Born shortly after World War II ended, Neill McKee grew up during the 1950s and 60s in Elmira, a small town in Ontario where his father and uncle owned a farm equipment business. Given lots of freedom to roam, Neill and his siblings, cousins, and friends had many adventures, some that would certainly make a protective parent cringe. In Kid on the Go! Memoir of My Childhood and Youth, McKee tells gives an interesting, often humorous, account of those days.
The story also offers a glimpse of what life in general was like in his hometown, which melded Mennonite farms, a slaughterhouse, and a chemical factory that manufactured DDT. His first chapter gives a tongue-in-cheek account of all the interesting odors that emanated from each of the key industries and how town residents could tell which direction the wind was blowing.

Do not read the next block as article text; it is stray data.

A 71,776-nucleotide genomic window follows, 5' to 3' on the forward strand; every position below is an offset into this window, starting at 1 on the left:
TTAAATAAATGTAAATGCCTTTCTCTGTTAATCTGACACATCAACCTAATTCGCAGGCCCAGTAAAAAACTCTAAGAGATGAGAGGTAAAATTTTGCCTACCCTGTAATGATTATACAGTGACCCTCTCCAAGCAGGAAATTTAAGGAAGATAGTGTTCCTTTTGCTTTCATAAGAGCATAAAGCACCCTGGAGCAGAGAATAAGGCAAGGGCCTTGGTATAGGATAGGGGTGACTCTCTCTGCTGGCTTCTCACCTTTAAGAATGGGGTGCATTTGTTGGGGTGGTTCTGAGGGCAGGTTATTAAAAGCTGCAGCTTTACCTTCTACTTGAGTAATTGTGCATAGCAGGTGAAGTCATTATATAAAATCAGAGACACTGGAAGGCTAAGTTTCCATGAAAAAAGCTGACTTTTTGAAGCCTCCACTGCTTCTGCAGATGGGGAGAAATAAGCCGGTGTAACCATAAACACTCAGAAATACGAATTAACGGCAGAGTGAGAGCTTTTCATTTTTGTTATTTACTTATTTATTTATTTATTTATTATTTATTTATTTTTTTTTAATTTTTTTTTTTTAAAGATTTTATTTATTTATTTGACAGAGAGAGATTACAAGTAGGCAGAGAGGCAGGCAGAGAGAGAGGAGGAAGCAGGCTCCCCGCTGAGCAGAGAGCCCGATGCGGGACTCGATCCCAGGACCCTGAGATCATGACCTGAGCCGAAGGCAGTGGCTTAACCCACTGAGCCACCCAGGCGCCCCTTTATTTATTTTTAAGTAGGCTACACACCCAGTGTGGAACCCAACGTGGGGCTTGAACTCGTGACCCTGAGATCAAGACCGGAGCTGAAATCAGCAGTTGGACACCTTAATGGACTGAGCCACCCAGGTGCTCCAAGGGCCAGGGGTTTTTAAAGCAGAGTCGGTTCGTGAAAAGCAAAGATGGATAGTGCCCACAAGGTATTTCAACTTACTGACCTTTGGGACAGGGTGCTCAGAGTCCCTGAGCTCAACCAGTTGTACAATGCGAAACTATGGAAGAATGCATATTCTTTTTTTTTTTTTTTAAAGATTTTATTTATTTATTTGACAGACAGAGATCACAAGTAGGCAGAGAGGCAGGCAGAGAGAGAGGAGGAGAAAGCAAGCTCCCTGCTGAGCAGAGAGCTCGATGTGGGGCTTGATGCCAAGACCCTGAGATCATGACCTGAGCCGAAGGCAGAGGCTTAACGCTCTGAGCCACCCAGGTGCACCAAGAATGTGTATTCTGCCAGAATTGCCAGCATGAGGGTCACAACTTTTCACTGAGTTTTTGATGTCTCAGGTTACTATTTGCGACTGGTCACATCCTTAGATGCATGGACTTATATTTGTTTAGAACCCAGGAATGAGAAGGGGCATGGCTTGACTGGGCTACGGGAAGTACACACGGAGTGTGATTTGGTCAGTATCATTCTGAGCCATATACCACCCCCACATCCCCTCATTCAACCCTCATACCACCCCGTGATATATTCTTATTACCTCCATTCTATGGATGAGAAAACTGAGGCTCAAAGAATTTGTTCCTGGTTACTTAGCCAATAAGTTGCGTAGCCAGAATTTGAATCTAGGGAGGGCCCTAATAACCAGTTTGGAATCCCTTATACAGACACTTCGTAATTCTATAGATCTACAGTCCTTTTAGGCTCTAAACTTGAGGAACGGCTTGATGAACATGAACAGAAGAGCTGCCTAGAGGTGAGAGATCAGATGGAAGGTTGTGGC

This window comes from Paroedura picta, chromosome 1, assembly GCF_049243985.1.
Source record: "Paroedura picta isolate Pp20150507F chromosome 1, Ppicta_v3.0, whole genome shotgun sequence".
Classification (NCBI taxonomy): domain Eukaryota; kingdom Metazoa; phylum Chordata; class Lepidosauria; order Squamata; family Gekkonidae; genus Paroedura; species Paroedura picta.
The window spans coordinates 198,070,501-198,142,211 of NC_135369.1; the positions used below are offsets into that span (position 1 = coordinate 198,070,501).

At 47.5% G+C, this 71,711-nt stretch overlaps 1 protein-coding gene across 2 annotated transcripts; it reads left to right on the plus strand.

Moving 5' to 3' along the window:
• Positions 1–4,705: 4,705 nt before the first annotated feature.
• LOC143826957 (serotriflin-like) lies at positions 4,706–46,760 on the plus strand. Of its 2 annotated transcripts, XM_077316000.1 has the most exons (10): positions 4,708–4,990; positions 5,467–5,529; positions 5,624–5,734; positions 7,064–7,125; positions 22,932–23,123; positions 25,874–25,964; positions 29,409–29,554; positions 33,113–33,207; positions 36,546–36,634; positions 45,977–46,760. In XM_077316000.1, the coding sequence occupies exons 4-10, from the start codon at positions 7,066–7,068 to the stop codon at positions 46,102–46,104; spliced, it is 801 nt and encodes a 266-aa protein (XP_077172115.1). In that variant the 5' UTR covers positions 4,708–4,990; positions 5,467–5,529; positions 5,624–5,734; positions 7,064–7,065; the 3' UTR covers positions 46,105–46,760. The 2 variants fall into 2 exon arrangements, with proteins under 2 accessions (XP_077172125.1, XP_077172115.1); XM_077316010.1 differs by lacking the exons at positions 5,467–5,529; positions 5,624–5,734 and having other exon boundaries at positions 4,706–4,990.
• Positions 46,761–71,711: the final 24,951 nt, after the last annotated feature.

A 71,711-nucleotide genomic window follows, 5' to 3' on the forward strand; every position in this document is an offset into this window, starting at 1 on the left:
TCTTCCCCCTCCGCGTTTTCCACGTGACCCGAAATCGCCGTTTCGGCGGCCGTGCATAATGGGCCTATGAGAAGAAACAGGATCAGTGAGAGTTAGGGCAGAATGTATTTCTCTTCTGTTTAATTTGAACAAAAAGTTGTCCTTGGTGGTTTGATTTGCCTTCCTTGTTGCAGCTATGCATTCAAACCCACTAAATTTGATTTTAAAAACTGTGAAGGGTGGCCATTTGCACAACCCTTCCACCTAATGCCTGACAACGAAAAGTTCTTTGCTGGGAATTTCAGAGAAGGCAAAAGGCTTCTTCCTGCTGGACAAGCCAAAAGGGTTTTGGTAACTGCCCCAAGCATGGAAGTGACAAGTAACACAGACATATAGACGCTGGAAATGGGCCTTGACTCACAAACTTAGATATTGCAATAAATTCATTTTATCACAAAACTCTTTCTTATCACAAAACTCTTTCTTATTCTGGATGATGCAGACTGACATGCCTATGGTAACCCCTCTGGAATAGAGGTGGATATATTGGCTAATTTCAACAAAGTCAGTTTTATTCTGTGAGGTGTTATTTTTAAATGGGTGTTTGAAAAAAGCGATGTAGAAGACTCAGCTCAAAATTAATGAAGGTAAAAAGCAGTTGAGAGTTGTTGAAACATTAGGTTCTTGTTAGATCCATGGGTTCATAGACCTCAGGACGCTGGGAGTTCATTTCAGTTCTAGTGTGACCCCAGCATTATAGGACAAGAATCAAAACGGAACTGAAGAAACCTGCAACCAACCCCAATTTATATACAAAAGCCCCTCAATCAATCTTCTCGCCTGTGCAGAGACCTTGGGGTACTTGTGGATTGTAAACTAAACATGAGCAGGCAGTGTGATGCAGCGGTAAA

Throughout the story we see McKee’s world through the lens of the child who lived it, with some commentary on how his perspective changed over the years. Readers will also note how society in general has changed since the middle of the last century.
With illustrations and photos by the author, Kid on the Go! makes for an interesting read for those aged 16 and up.
P.S. I’m part of a blog tour for the release of the book. You can find an interview with the author as well as much more info about him and the other stops on the tour by visiting Wow! Women On Writing.
The author provided me with a copy of this title in exchange for my honest review.